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Meet the New AG Teacher at GHS: Jimmy Crosby.

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According to the US Department of Education, students who complete career and technical (CTE) courses while in high school obtain higher median annual earnings than students that do not.

“AG students are going to be much higher in continuing with their education than other fields,” says Jimmy Crosby, “because the AG teacher will emphasize that if you don’t have a college degree and you work in agriculture, you get to shovel fecal matter.”

Jimmy Crosby is the new AG teacher at Globe High School (GHS). He has 125 students which is 25% of the GHS student body. A diverse population – from the traditional cowboy to the student who doesn’t know why they are here.

“Participation in FFA allows every student to achieve their goals or dreams,” says Jimmy Crosby. “You can’t be in FFA and not progress.”

FFA began in 1928 with the idea of teaching leadership skills through rural America. It is the longest-running, most popular youth leadership training program in the United States. 

“Most youngsters like animals,” says Jimmy. “If they like animals you can get them to progress that way.”

CAREER EXPLORATION & COMPETITION“FFA has lots of curriculum options,” says Jimmy. “Agriculture is such a diverse field.” 

His favorites? Animal and plant sciences. Born and raised in Arizona, Jimmy’s family owned a landscaping business in the valley when he was born. By 3 he was on a ranch with 350 head of cattle. Prior to teaching, Jimmy was self-employed in agriculture. He’s done ranching and farming, retail sales, and biological products sales (sold semen to dairies). For the past 12 years, he’s been teaching the FFA program in Snowflake, Round Valley, and Texhoma OK.

“I like helping youngsters learn.” 

4H is a natural precursor to the FAA program and Jimmy says local 4H leaders have been doing a great job. 

“If they’ve been in 4H and learned those basics, then it’s a lot easier to stair-step on top of that and get them to a college education level,” he says.

The FFA agricultural science education program is built on three core areas — classroom/laboratory instruction supervised agricultural experience (SAE) programs and FFA student organization activities. 

AG students choose an SAE to explore an area of interest. Currently, he has a student working at a tractor supply, four are doing landscaping work; one is raising citrus in their yard. 

“Anything in terms of food or fiber can be an SAE,” says Jimmy.

FFA holds career development events where students can compete in many categories of agricultural interests from traditional Livestock Judging to Ag Business, Ag Sales, Agronomy, Aquaculture, Forestry, Horse Evaluation, Nursery/Landscape, Job Interview, Livestock Evaluation, Meats Evaluation, Range Management, Entomology, Soils, Agricultural Mechanics, Dairy Evaluation, Floriculture, Food Science, Milk Quality and Products, Poultry Evaluation and Veterinary Science.

“I look at students as what they can become,” says Jimmy, “so my expectations are very high and I push students to achieve those expectations.”

In Round Valley, half of his 70 students competed with 7 out of 8 teams scoring in the top 5. 

“We’re going to do that in Globe as well,” Jimmy says with confidence. 

GHS takes the top four students (and sometimes a substitute) in each event. This year the 2-day Spring Conference will be held in Tucson at the University of Arizona in February 2022.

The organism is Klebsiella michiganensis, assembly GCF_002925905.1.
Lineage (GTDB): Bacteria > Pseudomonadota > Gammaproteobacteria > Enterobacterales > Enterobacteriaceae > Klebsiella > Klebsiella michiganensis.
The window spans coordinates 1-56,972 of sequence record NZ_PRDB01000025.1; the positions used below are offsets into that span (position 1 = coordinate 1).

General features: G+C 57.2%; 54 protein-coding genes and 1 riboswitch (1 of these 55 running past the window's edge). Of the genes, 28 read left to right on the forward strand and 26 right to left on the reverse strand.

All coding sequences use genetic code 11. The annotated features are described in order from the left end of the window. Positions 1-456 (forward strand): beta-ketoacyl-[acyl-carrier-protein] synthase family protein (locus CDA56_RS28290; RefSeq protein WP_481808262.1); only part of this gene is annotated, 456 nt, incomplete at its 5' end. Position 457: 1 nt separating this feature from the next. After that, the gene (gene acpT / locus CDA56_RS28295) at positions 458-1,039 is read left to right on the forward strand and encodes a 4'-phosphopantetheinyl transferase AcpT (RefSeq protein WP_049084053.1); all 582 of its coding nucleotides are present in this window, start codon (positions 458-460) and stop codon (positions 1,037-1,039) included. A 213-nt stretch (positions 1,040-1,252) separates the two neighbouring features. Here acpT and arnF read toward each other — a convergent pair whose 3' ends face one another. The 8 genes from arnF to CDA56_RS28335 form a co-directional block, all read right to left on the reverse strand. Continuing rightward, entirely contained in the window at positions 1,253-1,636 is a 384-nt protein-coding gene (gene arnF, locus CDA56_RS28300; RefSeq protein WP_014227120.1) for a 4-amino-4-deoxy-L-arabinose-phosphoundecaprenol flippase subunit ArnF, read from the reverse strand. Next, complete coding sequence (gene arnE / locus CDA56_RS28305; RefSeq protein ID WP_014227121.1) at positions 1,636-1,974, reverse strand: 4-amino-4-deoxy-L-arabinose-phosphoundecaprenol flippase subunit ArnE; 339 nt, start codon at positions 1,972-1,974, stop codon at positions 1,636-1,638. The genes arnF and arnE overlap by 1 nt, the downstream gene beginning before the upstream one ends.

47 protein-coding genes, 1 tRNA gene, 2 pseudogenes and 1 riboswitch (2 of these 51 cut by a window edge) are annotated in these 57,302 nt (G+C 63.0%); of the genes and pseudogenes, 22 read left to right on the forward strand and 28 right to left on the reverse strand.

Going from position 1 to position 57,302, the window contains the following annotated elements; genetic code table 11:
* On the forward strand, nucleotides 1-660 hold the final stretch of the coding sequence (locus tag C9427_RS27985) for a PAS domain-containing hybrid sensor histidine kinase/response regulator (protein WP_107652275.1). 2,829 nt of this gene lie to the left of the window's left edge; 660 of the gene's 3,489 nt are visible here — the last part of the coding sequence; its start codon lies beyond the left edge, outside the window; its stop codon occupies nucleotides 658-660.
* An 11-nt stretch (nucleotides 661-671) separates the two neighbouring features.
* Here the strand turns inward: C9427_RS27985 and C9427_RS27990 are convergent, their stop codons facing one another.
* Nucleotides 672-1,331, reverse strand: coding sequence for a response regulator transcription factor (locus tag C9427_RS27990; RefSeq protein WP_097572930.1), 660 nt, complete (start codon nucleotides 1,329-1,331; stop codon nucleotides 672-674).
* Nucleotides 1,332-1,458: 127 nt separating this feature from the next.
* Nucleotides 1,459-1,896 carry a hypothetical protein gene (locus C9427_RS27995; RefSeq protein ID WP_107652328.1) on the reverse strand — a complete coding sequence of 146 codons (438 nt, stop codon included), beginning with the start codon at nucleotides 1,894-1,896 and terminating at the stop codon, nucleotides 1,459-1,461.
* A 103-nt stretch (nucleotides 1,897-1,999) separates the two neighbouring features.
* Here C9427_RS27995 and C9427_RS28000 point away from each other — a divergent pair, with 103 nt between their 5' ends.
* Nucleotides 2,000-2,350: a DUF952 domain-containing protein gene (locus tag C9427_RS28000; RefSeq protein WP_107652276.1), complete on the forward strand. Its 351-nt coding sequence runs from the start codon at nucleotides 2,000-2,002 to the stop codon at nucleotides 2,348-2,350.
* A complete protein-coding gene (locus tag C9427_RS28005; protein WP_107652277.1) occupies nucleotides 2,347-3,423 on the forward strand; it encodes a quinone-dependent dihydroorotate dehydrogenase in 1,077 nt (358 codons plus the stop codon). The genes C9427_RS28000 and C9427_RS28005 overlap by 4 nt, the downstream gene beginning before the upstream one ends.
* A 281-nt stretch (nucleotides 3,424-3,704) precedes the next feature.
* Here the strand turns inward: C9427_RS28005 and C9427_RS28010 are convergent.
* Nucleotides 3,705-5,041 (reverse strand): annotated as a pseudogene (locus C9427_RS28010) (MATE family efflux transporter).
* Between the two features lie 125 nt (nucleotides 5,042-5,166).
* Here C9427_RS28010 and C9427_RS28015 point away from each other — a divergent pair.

Indoor & Outdoor Learning

Jimmy Crosby’s desk is buried in paperwork, which is not his forte. His plan for the AG program at GHS expands largely outdoors and he says the administration has been receptive to his ideas. A key component of his AG program vision is the creation of a “Land Lab” on a piece of property near the old stockyard on Walliman Road, currently home to a mobile classroom. Negotiations to procure the property are underway.

“We’ll have 2-5 sows giving birth to piglets twice a year,” he says. “We can have 4-5 nannies and 4-5 ewes so the kids can raise some lambs and goats.” 

He envisions a poultry area for children who want to raise turkeys and chicken. Horse events in the arena. He’d like to build a set of pens with the folks who own the stockyards now so that people can bring in range cattle and students can learn how to process them. In the meantime, he’ll throw some hay into the empty pens outside the FFA building on campus and let his students raise chickens. 

“Animals have a way of letting youngsters work and express themselves in a positive way,” says Jimmy Crosby. “A lot less emotional issues for children if they’re raising animals.”

Jimmy anticipates the new facilities could be functional by March 2022.  and that the expanded program will require two teachers. He also expects to donate 300 hours of labor, which he says is not unique amongst Ag teachers. 

“They also promised me we could build a greenhouse,” he adds with a smile, “over there near the JROTC building,” 

In the classroom, Jimmy uses an online textbook which he’s been using for a decade. Everything is online and aligned with state and federal standards with links for students to go further in a direction they want to learn. Although few students in the FFA program will pursue careers in productive agriculture, the education they receive is applicable.

“There isn’t a single industry in the world that doesn’t use the same business concepts that agriculture uses,” says Jimmy. “If they are learning AG business or AG management, those skills will transfer to any industry.”

According to Jimmy, the common factor for students who earn their state degree in agriculture is internal motivation.

“You can lead a horse to water, but you can’t make it drink,” he says.

 

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